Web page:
Dead Pitch #1: Truth in Food Marketing

So…last week wasn’t such a good week for me pitch-wise. But instead of letting these ideas shrivel up and die, I thought I’d turn ol’ TL into a graveyard of sorts. (Time will tell whether this is a good idea…)

The first:

Pom Wonderful, a producer of pomegranates (and juice by the same name), has filed a lawsuit against the FTC over truth in marketing, according to a story last week in Ad Age.

Pom says the FTC’s recent regulations to curb false marketing hinder its First Amendment rights. Pom’s ads say its pomegranates have beneficial polyphenol antioxidants. (I’m not exactly sure what they do. Wikipedia wasn’t much help. But, colloquially, we can say that antioxidants are good, right?) However, the new standards require a company to get FDA approval before making claims about any health benefits. Pom’s complaint says this bans both deceptive and non-deceptive speech.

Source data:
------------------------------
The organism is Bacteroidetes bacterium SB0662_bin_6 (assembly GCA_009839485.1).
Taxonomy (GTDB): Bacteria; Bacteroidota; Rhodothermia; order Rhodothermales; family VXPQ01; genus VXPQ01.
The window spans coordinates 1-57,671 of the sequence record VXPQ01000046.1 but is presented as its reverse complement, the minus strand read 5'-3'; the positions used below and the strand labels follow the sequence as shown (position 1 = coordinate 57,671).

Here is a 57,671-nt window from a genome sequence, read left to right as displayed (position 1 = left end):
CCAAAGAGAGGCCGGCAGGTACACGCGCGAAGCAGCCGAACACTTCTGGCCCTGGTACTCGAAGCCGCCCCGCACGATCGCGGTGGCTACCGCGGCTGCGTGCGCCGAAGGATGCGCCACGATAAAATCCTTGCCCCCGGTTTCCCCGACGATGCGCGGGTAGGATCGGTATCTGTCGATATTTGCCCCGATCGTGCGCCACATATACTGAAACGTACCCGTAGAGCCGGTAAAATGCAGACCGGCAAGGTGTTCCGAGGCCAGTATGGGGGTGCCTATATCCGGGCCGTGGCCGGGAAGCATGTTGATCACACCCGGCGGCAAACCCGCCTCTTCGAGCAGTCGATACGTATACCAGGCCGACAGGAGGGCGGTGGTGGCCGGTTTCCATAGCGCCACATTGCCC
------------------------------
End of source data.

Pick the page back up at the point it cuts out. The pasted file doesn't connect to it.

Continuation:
As a consumer, I sometimes rely on claims made on packages to make purchase decisions and I sort of assume those statements are true. (When I interviewed some bigwig scientist guy for my master’s project, he told me he was developing a nutrition rating system for this very reason and used bread as an example — it’s hard to decipher all those competing claims, right? So his point was that a universal rating system would make it easy to see which bread was most nutritious, etc.) So…as a consumer, I think forcing companies to put their money where their mouths are and get FDA approval doesn’t seem like such a bad thing…and then I argued that doing a post on this topic would give us an opportunity to ask readers for their input and whether they think Pom is the victim of an overzealous FTC or if food companies really should get FDA approval before they make health claims? But now I can ask you instead! Fire away.

Image via JOE MARINO/Flickr


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